Friday’s moves in the financial markets reverse a recent trend in which investors have generally favored riskier investments, reflecting optimism that the world was coming out of recession. Now all attention is on Dubai and Greece, which is scrambling to refinance its own mounting public debt. Dubai developments could set off a shake-out in stocks, crude, gold and other assets that will last at least a few days longer. According to data from the federal Energy Information Administration, the United Arab Emirates was the world’s eighth-largest oil producer in 2008. It is also believed to hold a sizable official reserve of gold. The S&P 500’s basic-materials and energy sectors were its weakest categories on Friday, off about 2%. All the index’s other sectors traded lower as well, pushing it to a 1.4% decline overall.

The sell-off may be a much-needed correction after asset prices rallied substantially this year as central banks and governments opened the money supply tap to pull the world out of the worst recession since the 1930s.

“We’re bound to see a rise in risk aversion,” said Arnab Das of Roubini Global Economics, whose founder Nouriel Roubini predicts a double-dip recession where the economy, after recovering from the depths, contracts again as economic stimulus effects fade away.

Mark Mobius, executive chairman of Templeton Asset Management, told Bloomberg News that the Dubai crisis may be the trigger to allow for the market to take a rest and pull back. “If Dubai has to default, that could start a wave of defaults in other areas,” he added.

British banks have the most loans outstanding to the United Arab Emirates in Europe, constituting $49.5 billion of a total of $87.3 billion extended by the continent’s lenders to the Gulf country as of June 2009, Royal Bank of Scotland Group said in a research report on Friday, citing Bank for International Settlements.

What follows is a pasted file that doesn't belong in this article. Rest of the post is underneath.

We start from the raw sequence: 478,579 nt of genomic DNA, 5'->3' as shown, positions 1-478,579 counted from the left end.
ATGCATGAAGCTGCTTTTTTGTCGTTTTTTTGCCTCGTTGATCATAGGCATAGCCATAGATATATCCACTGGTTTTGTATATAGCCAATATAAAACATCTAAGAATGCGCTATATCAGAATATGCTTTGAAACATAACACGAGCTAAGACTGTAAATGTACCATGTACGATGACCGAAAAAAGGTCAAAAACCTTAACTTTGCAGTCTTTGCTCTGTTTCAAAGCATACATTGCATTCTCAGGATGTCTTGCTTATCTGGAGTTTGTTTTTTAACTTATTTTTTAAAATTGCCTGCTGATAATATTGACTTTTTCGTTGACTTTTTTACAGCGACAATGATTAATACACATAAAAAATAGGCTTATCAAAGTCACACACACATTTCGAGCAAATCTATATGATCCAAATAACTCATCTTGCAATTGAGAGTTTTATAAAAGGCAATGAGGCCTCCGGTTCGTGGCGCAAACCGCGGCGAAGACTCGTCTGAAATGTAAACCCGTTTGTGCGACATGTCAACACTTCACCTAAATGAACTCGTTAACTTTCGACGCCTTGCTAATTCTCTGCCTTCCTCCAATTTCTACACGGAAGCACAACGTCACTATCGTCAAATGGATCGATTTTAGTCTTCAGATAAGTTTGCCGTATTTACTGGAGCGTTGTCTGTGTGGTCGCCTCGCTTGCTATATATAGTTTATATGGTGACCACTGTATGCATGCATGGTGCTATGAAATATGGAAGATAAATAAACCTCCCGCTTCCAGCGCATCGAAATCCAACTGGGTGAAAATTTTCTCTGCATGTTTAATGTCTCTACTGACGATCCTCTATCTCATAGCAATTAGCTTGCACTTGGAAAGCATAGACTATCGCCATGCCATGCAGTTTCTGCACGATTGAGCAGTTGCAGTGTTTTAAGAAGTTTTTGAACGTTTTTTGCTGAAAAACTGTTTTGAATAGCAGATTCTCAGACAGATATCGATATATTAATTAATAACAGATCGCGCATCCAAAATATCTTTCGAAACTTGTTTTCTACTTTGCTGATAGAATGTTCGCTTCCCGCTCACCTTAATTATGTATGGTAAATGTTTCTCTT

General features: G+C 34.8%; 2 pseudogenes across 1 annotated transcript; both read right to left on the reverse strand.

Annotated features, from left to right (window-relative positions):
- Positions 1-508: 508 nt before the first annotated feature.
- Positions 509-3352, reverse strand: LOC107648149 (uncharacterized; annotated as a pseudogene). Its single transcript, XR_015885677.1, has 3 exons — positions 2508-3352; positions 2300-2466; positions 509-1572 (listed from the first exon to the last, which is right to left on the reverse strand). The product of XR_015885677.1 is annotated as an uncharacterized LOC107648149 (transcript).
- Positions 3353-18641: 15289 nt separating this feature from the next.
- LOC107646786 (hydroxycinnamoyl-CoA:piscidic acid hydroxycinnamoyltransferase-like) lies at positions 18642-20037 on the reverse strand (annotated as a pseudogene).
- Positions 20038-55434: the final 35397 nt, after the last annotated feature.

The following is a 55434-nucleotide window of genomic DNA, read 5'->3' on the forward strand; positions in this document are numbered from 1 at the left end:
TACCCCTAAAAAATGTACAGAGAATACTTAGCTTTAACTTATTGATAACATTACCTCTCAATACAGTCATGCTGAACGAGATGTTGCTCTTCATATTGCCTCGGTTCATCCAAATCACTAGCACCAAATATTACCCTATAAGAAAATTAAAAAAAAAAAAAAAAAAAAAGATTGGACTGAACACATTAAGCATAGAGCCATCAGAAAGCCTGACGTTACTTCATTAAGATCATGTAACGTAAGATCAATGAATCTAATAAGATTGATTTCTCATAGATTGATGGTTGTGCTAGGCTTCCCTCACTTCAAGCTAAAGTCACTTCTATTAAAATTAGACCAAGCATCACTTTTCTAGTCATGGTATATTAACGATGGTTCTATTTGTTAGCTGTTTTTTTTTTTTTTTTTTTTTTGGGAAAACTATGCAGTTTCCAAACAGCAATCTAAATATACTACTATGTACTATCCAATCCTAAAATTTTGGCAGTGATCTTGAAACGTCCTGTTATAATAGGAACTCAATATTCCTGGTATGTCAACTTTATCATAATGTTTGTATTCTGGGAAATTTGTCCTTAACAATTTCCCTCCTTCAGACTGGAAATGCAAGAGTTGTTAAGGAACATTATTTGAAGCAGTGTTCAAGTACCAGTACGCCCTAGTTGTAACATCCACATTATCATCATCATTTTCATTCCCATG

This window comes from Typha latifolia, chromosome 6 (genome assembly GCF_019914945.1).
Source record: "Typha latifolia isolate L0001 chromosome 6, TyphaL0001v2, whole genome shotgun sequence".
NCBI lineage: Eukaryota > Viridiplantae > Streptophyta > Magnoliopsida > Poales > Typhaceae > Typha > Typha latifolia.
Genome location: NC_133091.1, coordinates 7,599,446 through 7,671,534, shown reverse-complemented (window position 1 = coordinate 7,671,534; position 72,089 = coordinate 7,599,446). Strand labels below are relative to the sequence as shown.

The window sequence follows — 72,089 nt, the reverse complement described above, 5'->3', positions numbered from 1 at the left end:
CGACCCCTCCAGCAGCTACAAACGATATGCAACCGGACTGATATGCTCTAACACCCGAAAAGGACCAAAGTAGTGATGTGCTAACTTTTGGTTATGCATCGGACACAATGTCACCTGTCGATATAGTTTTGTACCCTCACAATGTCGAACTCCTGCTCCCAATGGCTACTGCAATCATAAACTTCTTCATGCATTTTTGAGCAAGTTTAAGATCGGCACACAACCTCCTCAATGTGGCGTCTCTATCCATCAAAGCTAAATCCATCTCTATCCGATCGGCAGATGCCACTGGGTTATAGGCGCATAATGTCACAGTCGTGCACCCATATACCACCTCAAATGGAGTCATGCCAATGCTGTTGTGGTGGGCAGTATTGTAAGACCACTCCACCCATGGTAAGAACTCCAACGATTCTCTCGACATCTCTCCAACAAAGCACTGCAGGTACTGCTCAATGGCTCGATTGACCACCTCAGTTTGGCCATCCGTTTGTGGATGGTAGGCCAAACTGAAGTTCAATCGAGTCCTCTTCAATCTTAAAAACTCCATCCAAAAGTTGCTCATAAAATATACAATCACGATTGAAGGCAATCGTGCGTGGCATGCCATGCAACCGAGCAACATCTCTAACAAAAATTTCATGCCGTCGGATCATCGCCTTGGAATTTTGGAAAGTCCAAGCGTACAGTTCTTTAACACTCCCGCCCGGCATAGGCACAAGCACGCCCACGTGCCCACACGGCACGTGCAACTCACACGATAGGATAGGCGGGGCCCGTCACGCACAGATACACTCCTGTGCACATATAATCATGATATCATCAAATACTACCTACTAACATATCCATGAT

But policymakers and Indian companies, which have operations in the Emirate, believe the impact may not be much even as British football stars David Beckham, Michael Owen and Hollywood couple Brad Pitt-Angelina Jolie stare at losses from investing in Dubai’s Palm Jumeirah, the best-marketed property in the world in recent years.



No comments yet — be the first.

Leave a Reply

Fill in your details below or click an icon to log in:

WordPress.com Logo

You are commenting using your WordPress.com account. Log Out /  Change )

Google+ photo

You are commenting using your Google+ account. Log Out /  Change )

Twitter picture

You are commenting using your Twitter account. Log Out /  Change )

Facebook photo

You are commenting using your Facebook account. Log Out /  Change )


Connecting to %s

%d bloggers like this: